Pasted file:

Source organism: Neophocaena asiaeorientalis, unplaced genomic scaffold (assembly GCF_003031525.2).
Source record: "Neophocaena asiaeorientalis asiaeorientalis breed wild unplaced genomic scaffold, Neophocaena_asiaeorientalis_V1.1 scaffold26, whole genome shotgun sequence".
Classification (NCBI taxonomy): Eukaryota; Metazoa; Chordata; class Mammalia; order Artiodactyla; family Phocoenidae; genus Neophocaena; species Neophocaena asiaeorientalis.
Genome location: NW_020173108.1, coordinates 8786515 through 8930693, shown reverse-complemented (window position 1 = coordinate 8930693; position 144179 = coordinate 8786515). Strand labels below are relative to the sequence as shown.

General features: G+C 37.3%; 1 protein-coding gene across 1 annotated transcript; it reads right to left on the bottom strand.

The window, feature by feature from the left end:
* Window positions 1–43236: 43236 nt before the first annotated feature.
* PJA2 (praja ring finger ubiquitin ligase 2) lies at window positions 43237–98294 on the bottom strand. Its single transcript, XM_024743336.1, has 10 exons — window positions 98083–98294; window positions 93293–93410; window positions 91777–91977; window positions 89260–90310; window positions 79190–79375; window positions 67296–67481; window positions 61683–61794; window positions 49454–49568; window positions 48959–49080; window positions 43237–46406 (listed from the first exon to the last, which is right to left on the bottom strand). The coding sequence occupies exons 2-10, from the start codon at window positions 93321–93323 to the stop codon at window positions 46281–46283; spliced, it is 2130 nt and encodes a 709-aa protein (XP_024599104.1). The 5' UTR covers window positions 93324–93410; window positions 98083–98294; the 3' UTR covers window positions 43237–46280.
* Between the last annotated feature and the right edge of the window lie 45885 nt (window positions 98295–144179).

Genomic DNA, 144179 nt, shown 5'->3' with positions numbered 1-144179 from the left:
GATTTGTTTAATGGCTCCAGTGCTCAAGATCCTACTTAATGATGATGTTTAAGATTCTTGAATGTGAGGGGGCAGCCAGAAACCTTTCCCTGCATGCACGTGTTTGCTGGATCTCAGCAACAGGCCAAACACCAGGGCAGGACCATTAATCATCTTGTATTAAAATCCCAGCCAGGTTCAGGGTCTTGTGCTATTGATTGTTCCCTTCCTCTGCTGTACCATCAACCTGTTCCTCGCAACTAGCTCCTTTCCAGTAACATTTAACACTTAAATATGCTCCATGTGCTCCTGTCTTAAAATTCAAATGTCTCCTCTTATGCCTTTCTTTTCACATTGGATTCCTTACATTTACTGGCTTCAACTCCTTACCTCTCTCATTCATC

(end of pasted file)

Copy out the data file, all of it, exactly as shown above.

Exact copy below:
Source organism: Neophocaena asiaeorientalis, unplaced genomic scaffold (assembly GCF_003031525.2).
Source record: "Neophocaena asiaeorientalis asiaeorientalis breed wild unplaced genomic scaffold, Neophocaena_asiaeorientalis_V1.1 scaffold26, whole genome shotgun sequence".
Classification (NCBI taxonomy): Eukaryota; Metazoa; Chordata; class Mammalia; order Artiodactyla; family Phocoenidae; genus Neophocaena; species Neophocaena asiaeorientalis.
Genome location: NW_020173108.1, coordinates 8786515 through 8930693, shown reverse-complemented (window position 1 = coordinate 8930693; position 144179 = coordinate 8786515). Strand labels below are relative to the sequence as shown.

General features: G+C 37.3%; 1 protein-coding gene across 1 annotated transcript; it reads right to left on the bottom strand.

The window, feature by feature from the left end:
* Window positions 1–43236: 43236 nt before the first annotated feature.
* PJA2 (praja ring finger ubiquitin ligase 2) lies at window positions 43237–98294 on the bottom strand. Its single transcript, XM_024743336.1, has 10 exons — window positions 98083–98294; window positions 93293–93410; window positions 91777–91977; window positions 89260–90310; window positions 79190–79375; window positions 67296–67481; window positions 61683–61794; window positions 49454–49568; window positions 48959–49080; window positions 43237–46406 (listed from the first exon to the last, which is right to left on the bottom strand). The coding sequence occupies exons 2-10, from the start codon at window positions 93321–93323 to the stop codon at window positions 46281–46283; spliced, it is 2130 nt and encodes a 709-aa protein (XP_024599104.1). The 5' UTR covers window positions 93324–93410; window positions 98083–98294; the 3' UTR covers window positions 43237–46280.
* Between the last annotated feature and the right edge of the window lie 45885 nt (window positions 98295–144179).

Genomic DNA, 144179 nt, shown 5'->3' with positions numbered 1-144179 from the left:
GATTTGTTTAATGGCTCCAGTGCTCAAGATCCTACTTAATGATGATGTTTAAGATTCTTGAATGTGAGGGGGCAGCCAGAAACCTTTCCCTGCATGCACGTGTTTGCTGGATCTCAGCAACAGGCCAAACACCAGGGCAGGACCATTAATCATCTTGTATTAAAATCCCAGCCAGGTTCAGGGTCTTGTGCTATTGATTGTTCCCTTCCTCTGCTGTACCATCAACCTGTTCCTCGCAACTAGCTCCTTTCCAGTAACATTTAACACTTAAATATGCTCCATGTGCTCCTGTCTTAAAATTCAAATGTCTCCTCTTATGCCTTTCTTTTCACATTGGATTCCTTACATTTACTGGCTTCAACTCCTTACCTCTCTCATTCATC